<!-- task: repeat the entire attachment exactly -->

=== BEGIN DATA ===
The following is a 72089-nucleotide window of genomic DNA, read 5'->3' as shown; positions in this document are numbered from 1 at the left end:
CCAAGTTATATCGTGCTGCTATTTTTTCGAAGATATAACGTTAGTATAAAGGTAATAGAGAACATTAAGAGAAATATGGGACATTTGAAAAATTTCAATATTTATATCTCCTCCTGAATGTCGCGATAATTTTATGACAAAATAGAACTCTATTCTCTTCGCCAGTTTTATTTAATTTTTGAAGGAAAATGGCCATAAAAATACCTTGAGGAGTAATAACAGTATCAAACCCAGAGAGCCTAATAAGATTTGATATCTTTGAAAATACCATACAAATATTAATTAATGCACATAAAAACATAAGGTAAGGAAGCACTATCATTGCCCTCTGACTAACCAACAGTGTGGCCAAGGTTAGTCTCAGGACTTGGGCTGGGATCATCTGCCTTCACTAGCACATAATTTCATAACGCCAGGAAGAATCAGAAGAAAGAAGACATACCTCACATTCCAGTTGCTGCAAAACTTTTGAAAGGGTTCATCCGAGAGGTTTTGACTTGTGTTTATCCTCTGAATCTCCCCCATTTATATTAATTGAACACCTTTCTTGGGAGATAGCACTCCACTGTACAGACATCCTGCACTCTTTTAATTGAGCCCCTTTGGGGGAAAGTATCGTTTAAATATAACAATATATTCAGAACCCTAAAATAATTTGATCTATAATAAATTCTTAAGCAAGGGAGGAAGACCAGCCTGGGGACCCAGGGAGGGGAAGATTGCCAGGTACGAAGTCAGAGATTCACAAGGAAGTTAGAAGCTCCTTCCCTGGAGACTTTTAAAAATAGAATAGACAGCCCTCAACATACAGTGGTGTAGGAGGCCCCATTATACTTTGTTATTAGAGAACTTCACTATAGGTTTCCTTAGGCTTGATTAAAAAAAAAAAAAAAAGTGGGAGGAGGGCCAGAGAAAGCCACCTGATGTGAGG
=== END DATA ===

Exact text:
The following is a 72089-nucleotide window of genomic DNA, read 5'->3' as shown; positions in this document are numbered from 1 at the left end:
CCAAGTTATATCGTGCTGCTATTTTTTCGAAGATATAACGTTAGTATAAAGGTAATAGAGAACATTAAGAGAAATATGGGACATTTGAAAAATTTCAATATTTATATCTCCTCCTGAATGTCGCGATAATTTTATGACAAAATAGAACTCTATTCTCTTCGCCAGTTTTATTTAATTTTTGAAGGAAAATGGCCATAAAAATACCTTGAGGAGTAATAACAGTATCAAACCCAGAGAGCCTAATAAGATTTGATATCTTTGAAAATACCATACAAATATTAATTAATGCACATAAAAACATAAGGTAAGGAAGCACTATCATTGCCCTCTGACTAACCAACAGTGTGGCCAAGGTTAGTCTCAGGACTTGGGCTGGGATCATCTGCCTTCACTAGCACATAATTTCATAACGCCAGGAAGAATCAGAAGAAAGAAGACATACCTCACATTCCAGTTGCTGCAAAACTTTTGAAAGGGTTCATCCGAGAGGTTTTGACTTGTGTTTATCCTCTGAATCTCCCCCATTTATATTAATTGAACACCTTTCTTGGGAGATAGCACTCCACTGTACAGACATCCTGCACTCTTTTAATTGAGCCCCTTTGGGGGAAAGTATCGTTTAAATATAACAATATATTCAGAACCCTAAAATAATTTGATCTATAATAAATTCTTAAGCAAGGGAGGAAGACCAGCCTGGGGACCCAGGGAGGGGAAGATTGCCAGGTACGAAGTCAGAGATTCACAAGGAAGTTAGAAGCTCCTTCCCTGGAGACTTTTAAAAATAGAATAGACAGCCCTCAACATACAGTGGTGTAGGAGGCCCCATTATACTTTGTTATTAGAGAACTTCACTATAGGTTTCCTTAGGCTTGATTAAAAAAAAAAAAAAAAGTGGGAGGAGGGCCAGAGAAAGCCACCTGATGTGAGG